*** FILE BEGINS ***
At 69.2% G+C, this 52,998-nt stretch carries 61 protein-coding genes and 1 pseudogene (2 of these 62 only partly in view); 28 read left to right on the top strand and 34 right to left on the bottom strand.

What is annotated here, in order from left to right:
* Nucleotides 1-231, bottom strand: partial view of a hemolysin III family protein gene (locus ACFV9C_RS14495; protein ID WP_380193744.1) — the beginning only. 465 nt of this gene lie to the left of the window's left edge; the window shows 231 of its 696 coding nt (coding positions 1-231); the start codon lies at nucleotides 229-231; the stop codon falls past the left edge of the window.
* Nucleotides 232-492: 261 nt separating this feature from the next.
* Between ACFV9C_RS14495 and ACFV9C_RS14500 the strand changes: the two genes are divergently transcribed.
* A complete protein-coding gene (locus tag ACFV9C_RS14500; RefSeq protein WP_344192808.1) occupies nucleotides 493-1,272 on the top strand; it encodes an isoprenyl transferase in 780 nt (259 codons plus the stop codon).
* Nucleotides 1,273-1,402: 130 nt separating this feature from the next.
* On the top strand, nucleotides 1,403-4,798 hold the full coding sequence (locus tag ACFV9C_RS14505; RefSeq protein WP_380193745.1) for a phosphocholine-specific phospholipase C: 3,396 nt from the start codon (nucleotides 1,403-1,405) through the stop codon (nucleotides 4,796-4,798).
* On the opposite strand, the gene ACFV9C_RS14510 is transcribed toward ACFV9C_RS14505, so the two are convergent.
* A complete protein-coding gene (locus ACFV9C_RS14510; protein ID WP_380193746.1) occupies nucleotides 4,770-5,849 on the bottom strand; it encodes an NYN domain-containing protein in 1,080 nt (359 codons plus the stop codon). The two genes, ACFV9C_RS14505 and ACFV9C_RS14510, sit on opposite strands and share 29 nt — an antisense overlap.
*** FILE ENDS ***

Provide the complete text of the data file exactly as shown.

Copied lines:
At 69.2% G+C, this 52,998-nt stretch carries 61 protein-coding genes and 1 pseudogene (2 of these 62 only partly in view); 28 read left to right on the top strand and 34 right to left on the bottom strand.

What is annotated here, in order from left to right:
* Nucleotides 1-231, bottom strand: partial view of a hemolysin III family protein gene (locus ACFV9C_RS14495; protein ID WP_380193744.1) — the beginning only. 465 nt of this gene lie to the left of the window's left edge; the window shows 231 of its 696 coding nt (coding positions 1-231); the start codon lies at nucleotides 229-231; the stop codon falls past the left edge of the window.
* Nucleotides 232-492: 261 nt separating this feature from the next.
* Between ACFV9C_RS14495 and ACFV9C_RS14500 the strand changes: the two genes are divergently transcribed.
* A complete protein-coding gene (locus tag ACFV9C_RS14500; RefSeq protein WP_344192808.1) occupies nucleotides 493-1,272 on the top strand; it encodes an isoprenyl transferase in 780 nt (259 codons plus the stop codon).
* Nucleotides 1,273-1,402: 130 nt separating this feature from the next.
* On the top strand, nucleotides 1,403-4,798 hold the full coding sequence (locus tag ACFV9C_RS14505; RefSeq protein WP_380193745.1) for a phosphocholine-specific phospholipase C: 3,396 nt from the start codon (nucleotides 1,403-1,405) through the stop codon (nucleotides 4,796-4,798).
* On the opposite strand, the gene ACFV9C_RS14510 is transcribed toward ACFV9C_RS14505, so the two are convergent.
* A complete protein-coding gene (locus ACFV9C_RS14510; protein ID WP_380193746.1) occupies nucleotides 4,770-5,849 on the bottom strand; it encodes an NYN domain-containing protein in 1,080 nt (359 codons plus the stop codon). The two genes, ACFV9C_RS14505 and ACFV9C_RS14510, sit on opposite strands and share 29 nt — an antisense overlap.